Disclaimer: This blog is personal and reflects the opinions of the author, not necessarily those of Nutanix. It has not been reviewed nor approved by Nutanix.
A lot of back and forth tweets have taken place between a few Nutanix folks (including yours truly) and @deepStorageNet which I regret. The first bullets were fired via a DeepStorage Technology report (commissioned by Pure Storage), Exploring the True Cost of Converged vs. Hyperconverged Infrastructure: FlashStack delivers all flash performance at a cost below that of Nutanix Hybrid HCI. I feel I should have responded privately rather than in an emotional tweetstorm.
I first met Howard Marks of DeepStorage several years ago when I stopped to see him in his lab in Santa Fe, though I knew of him by reputation long before that. A smart guy with a clever wit, I was disappointed in his report. The document draws conclusions that I feel are unrealistic – though the lack of detailed information in the analysis makes it very difficult to evaluate the results. A coworker and I tried to get more detailed information, but by that time tensions were high and the atmosphere uncooperative.
A Legacy Mindset
I generated a TCO analysis of the two platforms (which you can find here) that, among other constraint assumptions on the side of FlashStack, utilizes RF3 (rather than the more economical but still extremely resilient RF2) and no data reduction (being compression & deduplication) or erasure coding efficiency. Even with these handicaps (and without considering other Nutanix capital and operating cost advantages), Nutanix Enterprise Cloud enables significant savings vs. FlashStack. So why do Howard and I come to such differing conclusions?
I believe that a big reason is the same one I’ve run into countless times since I began doing financial modeling for Nutanix well over four years ago: A legacy storage mindset. Storage has evolved from a proprietary hardware array (all flash or not) to become an application running on commodity servers (HCI). When looking at the world through the lens of proprietary hardware, a superficial comparison of acquisition cost can often provide enough information to make a reasonable decision. This is not the case with very differing technologies such as converged infrastructure and HCI.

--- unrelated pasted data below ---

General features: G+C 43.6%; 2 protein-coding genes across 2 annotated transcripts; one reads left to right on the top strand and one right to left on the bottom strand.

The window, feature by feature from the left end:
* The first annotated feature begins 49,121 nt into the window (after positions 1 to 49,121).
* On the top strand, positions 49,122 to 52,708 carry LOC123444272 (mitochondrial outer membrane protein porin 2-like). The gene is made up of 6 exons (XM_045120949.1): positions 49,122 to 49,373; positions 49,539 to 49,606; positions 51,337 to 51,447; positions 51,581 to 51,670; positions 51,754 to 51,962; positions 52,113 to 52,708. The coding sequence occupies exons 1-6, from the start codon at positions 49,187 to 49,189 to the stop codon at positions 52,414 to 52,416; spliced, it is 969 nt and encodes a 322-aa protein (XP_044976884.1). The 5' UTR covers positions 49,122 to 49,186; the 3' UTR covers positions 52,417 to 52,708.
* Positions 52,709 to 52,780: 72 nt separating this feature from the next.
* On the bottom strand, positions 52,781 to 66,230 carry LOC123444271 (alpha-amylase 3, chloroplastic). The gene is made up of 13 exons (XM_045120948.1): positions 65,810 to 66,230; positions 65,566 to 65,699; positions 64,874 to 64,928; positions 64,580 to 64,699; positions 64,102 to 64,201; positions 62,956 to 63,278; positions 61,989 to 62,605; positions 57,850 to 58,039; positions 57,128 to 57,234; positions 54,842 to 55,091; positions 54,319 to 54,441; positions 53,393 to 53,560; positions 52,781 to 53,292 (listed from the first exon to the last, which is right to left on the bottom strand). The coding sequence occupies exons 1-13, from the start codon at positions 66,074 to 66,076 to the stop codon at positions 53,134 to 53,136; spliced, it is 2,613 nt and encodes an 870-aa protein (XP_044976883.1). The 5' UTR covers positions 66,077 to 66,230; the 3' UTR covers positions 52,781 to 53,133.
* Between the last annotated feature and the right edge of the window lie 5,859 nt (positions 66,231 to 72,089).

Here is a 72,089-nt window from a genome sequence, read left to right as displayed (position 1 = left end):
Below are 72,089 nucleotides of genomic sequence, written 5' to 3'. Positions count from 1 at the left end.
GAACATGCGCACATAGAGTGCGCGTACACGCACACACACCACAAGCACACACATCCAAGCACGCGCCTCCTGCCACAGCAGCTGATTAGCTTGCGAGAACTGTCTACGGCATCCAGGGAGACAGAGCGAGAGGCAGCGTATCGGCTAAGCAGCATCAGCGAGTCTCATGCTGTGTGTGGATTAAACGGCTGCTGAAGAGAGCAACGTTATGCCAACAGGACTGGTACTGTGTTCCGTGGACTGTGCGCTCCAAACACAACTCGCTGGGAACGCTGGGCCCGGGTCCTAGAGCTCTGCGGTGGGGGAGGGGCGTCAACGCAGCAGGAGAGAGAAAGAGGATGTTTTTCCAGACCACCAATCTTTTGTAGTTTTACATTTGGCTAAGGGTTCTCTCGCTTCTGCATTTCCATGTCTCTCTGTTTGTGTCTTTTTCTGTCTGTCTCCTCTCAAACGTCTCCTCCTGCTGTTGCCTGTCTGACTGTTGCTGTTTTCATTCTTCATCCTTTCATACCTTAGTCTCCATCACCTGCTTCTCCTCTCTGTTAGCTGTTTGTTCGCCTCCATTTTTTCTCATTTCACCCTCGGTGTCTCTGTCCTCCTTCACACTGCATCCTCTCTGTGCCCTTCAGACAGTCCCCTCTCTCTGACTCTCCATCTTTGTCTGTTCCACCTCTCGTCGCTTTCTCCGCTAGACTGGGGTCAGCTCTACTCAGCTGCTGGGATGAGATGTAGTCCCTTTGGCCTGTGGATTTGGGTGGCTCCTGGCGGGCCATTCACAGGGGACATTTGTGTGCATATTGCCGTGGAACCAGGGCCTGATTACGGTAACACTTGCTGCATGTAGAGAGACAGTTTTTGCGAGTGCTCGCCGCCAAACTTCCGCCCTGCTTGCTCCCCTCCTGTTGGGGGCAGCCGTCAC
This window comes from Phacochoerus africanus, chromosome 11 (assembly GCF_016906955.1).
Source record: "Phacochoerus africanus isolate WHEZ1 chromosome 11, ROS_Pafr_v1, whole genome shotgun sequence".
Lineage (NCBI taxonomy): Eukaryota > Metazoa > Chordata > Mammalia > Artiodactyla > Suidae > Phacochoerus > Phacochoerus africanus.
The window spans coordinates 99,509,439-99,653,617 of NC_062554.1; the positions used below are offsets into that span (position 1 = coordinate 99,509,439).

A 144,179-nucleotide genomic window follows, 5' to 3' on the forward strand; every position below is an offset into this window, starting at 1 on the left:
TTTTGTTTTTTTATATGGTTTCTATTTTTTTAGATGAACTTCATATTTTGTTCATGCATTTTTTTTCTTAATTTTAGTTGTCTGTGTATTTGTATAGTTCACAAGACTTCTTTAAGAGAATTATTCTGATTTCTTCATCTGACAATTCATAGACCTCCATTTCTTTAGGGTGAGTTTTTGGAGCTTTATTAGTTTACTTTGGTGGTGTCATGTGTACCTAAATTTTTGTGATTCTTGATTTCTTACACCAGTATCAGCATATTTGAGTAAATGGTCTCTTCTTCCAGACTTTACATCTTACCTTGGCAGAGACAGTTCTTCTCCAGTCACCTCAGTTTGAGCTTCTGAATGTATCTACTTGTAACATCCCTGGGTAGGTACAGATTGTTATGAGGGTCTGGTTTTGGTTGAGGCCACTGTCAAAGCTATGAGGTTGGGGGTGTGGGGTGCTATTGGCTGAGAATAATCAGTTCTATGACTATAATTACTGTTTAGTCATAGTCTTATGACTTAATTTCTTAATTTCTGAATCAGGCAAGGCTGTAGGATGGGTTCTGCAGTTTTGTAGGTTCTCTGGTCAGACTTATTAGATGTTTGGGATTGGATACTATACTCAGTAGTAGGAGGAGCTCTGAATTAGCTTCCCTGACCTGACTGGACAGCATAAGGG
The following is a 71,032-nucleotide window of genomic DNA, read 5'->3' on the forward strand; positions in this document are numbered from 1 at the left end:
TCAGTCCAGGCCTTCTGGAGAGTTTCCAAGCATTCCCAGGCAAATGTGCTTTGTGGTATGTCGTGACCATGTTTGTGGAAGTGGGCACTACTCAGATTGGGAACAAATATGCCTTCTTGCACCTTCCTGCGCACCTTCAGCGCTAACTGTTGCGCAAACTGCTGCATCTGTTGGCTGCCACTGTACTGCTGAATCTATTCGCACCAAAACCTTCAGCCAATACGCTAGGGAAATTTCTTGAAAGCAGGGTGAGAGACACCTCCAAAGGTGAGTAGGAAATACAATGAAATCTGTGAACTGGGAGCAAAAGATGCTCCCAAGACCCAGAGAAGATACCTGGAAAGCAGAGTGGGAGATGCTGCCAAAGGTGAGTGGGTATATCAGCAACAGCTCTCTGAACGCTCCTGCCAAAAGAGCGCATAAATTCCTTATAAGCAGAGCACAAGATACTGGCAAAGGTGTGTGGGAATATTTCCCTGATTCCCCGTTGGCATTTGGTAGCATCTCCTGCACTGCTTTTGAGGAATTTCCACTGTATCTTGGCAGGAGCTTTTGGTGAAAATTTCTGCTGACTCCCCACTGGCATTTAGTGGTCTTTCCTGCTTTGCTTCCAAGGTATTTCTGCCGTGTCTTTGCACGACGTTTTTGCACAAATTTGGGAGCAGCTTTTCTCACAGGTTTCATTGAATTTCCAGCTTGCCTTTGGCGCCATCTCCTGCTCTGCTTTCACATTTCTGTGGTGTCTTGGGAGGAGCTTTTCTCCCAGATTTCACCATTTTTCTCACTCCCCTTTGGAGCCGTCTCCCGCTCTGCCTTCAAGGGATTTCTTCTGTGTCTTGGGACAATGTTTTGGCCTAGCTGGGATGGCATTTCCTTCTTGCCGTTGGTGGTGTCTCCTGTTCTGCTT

An interesting parallel to the impact of this legacy mindset on cost evaluation is the similar way it impacts performance evaluation. Traditional workload generators such as iometer, vdbench and fio are designed for measuring the results of brute force speed tests with traditional shared storage arrays. They fail to measure the far more relevant challenge of maintaining consistent and reliable performance when storage becomes software. Nutanix created X-Ray to evaluate workload characterizations in the real (HCI) world of noisy neighbors, adding workloads, rolling upgrades and node failures.
Howard said that his requirement for N+2 (RF3 in Nutanix terms) comes from the risk of subsequent failure during a RAID rebuild. He is right to be concerned due to the additional stress put on a RAID set both from front end I/O and back end rebuilds. But this problem is not applicable to Nutanix whose distributed platform ensures no hotspots during rebuilds and utilizes all drives within the cluster to perform the rebuild, not a small subset like traditional RAID based systems.
The Nutanix (Acropolis) Distributed Storage Fabric (ADSF) proactively monitors drive health and re-protects data at the first sign of a drive potentially having issues. RF2 is also much more resilient than say a RAID 5 (N+1) platform and can in fact lose up to 24 drives concurrently without data loss.
Nevertheless, to keep the TCO even more conservative on the side of status quo, I assumed utilizing Nutanix using RF3.
Doing Your Own Math
As I wrote almost a year ago in the blog post, Financial Modeling in the Era of Hyperconvergence and Cloud, A financial modeling framework is the best approach for attacking complex technology comparison evaluations. Why rely on any generic cost or TCO comparison report when you can generate one specific to your organization, your environment and to your decision criteria?
Thanks to Tim McCallum (@TimMcCallum97) for extensive contributions to the TCO analysis and to Josh Odgers (@Josh_Odgers) for sharing his technical expertise.